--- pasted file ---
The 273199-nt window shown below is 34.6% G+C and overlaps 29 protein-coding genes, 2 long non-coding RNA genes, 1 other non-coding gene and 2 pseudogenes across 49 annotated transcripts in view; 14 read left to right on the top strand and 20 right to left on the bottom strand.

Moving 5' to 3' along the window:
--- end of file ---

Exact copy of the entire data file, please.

The 273199-nt window shown below is 34.6% G+C and overlaps 29 protein-coding genes, 2 long non-coding RNA genes, 1 other non-coding gene and 2 pseudogenes across 49 annotated transcripts in view; 14 read left to right on the top strand and 20 right to left on the bottom strand.

Moving 5' to 3' along the window: